Hire A Mentor? Yes or No

14 replies
I'm a cartoonist/illustrator. I recently was in touch with a internet giant who really knows his stuff when it comes to creating websites, content, etc. -- and making a profit.

I've been in a funk recently. Client work is inconsistent. I've always had to work part time to make a living. That being said, I've had some very big name clients, am a member of a prestigious cartooning community, and have numerous professional references. But still, not pulling in the clients.

This internet giant offered to mentor me. He mentioned that clients suck, and to focus on creating "smart" content.

The asking price for just a talk is $1000 for a couple of Skype calls. But, he says he has some good ideas. And he's the real deal (honestly, I've known about him awhile now, and he has a great reputation).

So, hate to say it, but that's a lot of money right now. However, I feel I could pick up on something with his knowledge.

I guess my question is, given where I'm at, would you hire a mentor for that much for just a couple of chats? Or should I try to just find a long-term mentor that's in the biz, that could become more of a friend, and not really hire anyone. One part of my thought process is I'm close to making on my own I feel -- but just inches away to figuring out that missing piece of consistency. However, I'm compelled about not even relying on clients...

Just putting this topic out there. If you've had experience with a mentor or not, I'd love to hear!

Thanks
#hire #mentor
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  • Profile picture of the author ryanbiddulph
    Always pay money to cut years off of your learning curve.

    Even if 1K is a lot to you, it is an investment to make 10K or 100K. That sounds like a good deal. Even better? You learn what works now, start doing what works now, and cut years off of your learning curve.

    Pay up to play up
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  • Profile picture of the author tagiscom
    Originally Posted by Cartoonistnate View Post

    I'm a cartoonist/illustrator. I recently was in touch with a internet giant who really knows his stuff when it comes to creating websites, content, etc. -- and making a profit.

    I've been in a funk recently. Client work is inconsistent. I've always had to work part time to make a living. That being said, I've had some very big name clients, am a member of a prestigious cartooning community, and have numerous professional references. But still, not pulling in the clients.

    This internet giant offered to mentor me. He mentioned that clients suck, and to focus on creating "smart" content.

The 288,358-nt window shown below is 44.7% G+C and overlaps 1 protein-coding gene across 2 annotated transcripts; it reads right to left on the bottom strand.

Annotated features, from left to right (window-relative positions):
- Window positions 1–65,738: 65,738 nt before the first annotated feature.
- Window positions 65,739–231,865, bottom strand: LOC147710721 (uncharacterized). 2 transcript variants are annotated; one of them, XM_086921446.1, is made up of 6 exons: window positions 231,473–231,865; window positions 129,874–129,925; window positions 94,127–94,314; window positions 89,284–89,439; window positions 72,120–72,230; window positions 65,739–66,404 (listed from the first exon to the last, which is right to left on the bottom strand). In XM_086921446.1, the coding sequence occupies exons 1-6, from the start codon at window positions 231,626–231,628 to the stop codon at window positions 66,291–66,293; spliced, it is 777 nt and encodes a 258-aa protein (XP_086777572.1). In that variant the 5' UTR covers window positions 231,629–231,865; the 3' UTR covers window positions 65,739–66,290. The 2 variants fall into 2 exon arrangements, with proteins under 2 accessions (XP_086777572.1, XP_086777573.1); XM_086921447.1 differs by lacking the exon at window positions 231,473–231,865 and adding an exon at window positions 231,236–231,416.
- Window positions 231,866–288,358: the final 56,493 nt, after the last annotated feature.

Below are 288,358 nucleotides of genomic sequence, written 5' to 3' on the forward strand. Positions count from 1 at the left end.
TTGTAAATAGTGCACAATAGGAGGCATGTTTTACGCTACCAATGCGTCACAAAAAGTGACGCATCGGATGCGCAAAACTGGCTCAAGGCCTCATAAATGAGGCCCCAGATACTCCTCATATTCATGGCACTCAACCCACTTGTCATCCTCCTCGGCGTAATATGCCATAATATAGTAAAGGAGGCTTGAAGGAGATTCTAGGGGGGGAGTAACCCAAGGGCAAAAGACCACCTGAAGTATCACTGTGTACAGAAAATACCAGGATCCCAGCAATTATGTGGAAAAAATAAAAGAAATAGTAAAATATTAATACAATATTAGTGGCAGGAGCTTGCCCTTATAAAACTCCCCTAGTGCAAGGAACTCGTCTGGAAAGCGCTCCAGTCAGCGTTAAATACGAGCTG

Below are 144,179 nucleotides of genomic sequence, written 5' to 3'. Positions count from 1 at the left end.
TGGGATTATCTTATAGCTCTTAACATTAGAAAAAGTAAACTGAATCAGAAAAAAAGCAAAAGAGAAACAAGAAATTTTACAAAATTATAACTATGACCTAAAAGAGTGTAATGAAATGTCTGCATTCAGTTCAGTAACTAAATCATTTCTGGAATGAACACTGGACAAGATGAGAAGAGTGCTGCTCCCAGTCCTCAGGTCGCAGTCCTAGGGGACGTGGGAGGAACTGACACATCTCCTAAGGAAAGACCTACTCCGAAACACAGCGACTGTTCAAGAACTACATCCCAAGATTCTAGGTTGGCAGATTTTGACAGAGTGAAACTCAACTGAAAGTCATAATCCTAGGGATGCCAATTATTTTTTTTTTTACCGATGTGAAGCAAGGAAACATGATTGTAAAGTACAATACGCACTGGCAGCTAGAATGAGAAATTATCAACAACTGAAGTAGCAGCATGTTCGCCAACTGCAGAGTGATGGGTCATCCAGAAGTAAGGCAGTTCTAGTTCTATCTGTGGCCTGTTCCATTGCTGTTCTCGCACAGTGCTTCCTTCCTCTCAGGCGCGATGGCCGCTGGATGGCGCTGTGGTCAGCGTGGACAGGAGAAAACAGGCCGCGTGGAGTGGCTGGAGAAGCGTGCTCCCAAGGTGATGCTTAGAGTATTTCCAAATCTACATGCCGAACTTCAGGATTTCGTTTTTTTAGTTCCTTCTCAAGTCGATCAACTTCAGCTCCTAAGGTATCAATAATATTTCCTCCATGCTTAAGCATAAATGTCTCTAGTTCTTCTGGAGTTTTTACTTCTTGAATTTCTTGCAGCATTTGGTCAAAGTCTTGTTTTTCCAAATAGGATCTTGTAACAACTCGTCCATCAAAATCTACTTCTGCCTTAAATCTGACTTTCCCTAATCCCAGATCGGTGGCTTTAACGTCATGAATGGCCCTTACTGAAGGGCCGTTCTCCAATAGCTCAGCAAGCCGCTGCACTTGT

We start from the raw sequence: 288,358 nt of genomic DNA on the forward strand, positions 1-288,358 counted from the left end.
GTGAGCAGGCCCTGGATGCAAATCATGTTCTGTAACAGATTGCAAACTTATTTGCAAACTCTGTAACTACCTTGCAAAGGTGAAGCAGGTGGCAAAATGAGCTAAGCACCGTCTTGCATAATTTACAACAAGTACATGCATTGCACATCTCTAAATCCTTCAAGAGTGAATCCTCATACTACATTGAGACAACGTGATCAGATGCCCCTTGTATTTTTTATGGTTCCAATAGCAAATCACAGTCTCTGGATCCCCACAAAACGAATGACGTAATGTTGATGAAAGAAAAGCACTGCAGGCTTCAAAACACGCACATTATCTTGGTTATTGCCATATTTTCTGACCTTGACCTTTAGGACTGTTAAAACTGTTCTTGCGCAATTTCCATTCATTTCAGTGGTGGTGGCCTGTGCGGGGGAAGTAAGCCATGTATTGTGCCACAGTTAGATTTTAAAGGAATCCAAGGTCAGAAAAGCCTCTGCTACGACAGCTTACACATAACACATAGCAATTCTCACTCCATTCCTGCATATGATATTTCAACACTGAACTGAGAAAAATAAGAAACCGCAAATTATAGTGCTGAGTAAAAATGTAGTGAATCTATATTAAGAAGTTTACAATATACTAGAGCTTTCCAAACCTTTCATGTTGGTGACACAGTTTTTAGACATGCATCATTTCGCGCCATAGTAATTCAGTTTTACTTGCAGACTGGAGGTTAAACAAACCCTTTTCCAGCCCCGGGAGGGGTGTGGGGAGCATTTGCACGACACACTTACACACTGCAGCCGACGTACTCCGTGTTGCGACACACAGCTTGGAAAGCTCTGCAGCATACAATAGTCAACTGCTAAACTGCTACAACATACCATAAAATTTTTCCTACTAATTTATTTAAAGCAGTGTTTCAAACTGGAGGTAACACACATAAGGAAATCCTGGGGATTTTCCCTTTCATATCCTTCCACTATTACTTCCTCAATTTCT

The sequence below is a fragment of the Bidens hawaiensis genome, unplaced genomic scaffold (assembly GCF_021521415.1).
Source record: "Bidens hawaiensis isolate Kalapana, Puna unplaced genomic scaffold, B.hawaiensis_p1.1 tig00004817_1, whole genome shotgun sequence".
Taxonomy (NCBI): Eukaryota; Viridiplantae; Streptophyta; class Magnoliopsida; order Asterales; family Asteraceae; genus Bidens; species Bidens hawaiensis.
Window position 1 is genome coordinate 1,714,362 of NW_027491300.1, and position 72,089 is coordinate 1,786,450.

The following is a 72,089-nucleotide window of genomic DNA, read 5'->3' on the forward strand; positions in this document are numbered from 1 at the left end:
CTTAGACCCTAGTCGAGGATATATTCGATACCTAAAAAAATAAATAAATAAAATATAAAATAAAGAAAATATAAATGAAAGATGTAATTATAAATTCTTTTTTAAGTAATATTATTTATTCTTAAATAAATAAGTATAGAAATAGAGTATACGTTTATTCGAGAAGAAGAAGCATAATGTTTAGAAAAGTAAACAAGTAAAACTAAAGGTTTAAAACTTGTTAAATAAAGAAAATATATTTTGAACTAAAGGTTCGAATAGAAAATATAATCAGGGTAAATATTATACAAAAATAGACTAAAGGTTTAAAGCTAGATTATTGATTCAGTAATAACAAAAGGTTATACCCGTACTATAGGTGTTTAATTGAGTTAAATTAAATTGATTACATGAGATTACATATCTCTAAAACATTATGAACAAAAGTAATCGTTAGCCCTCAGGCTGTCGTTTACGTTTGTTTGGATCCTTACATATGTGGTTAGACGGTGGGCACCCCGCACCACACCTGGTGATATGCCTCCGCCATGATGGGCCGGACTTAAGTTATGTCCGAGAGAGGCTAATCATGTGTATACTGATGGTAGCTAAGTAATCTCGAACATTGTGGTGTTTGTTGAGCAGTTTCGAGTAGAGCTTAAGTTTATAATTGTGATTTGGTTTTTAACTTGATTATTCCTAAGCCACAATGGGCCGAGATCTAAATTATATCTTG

The asking price for just a talk is $1000 for a couple of Skype calls. But, he says he has some good ideas. And he's the real deal (honestly, I've known about him awhile now, and he has a great reputation).

    So, hate to say it, but that's a lot of money right now. However, I feel I could pick up on something with his knowledge.

    I guess my question is, given where I'm at, would you hire a mentor for that much for just a couple of chats? Or should I try to just find a long-term mentor that's in the biz, that could become more of a friend, and not really hire anyone. One part of my thought process is I'm close to making on my own I feel -- but just inches away to figuring out that missing piece of consistency. However, I'm compelled about not even relying on clients...

    Just putting this topic out there. If you've had experience with a mentor or not, I'd love to hear!

    Thanks
    $1000, it might be a good deal, or he might give you some ideas, that you could figure out for yourself?

    But it took me about 9 years online to figure out how to do flyers fast, and make good money from it, eventually.

    And l should be able to make a full wage from it by next year. But that doesn't mean that the income will fluctuate, (it will) but if looked at over a year, no problem.

    I was also thinking about turning it into a WSO, and charging at least $1,500 for it, and maybe $300-$500 more for elite level information, (closed section on my forum).

    But at the moment it is making the path and proving that it works.

    But would l disclose that kind of trade secret for 1k, now, probably not, (when l reach wage levels it might change).


    But ok, you, yes l agree clients can make you good money, but from what l have seen, but it can also dry up.

    Getting an account at Graphicriver or CreativeMarket, (requires a review of your work, for a shop there) is what l do.

    These two sell flyers, and other options, apart from possibly Envato Elements, are crap and don't sell flyers.

    And they take care of the traffic, (which is a big hurdle, removed).


    Maybe this guy knows something l don't, and he can help you, (l have come up with two great money making ideas in this area, but not without critical thinking and hitting a brick wall first).

    Personally l wouldn't pay $1000, since it is unlikely that he doesn't have any ideas that l couldn't find myself, (but l came up with two, so there is probably more).

    Anyway your choice, but l wouldn't rush into it.

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  • Profile picture of the author Odahh
    inches away but you can still go in the wrong direction ..even if it doesn't bring 10 or 100k. do you think it could make you 2,000 in the next year ..listening to what this teacher/consultant mentor has to say ..

    It is an investment in you and your business.. the processes of doing this this time will pay of next time you look for someone else for advide.. and i think for 90 percent of people in the Usa and 99.5 percent of the population on the planet 1000 is always a lot of money right now .

    it is your education and should pay of if you know what you are looking to learn
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  • Profile picture of the author Cartoonistnate
    Thank you all for the feedback! $1,000 is a lot of money right now, but I see it as an investment. I'm planning on proceeding forward. You never know until you try, and this seems well worth the cost.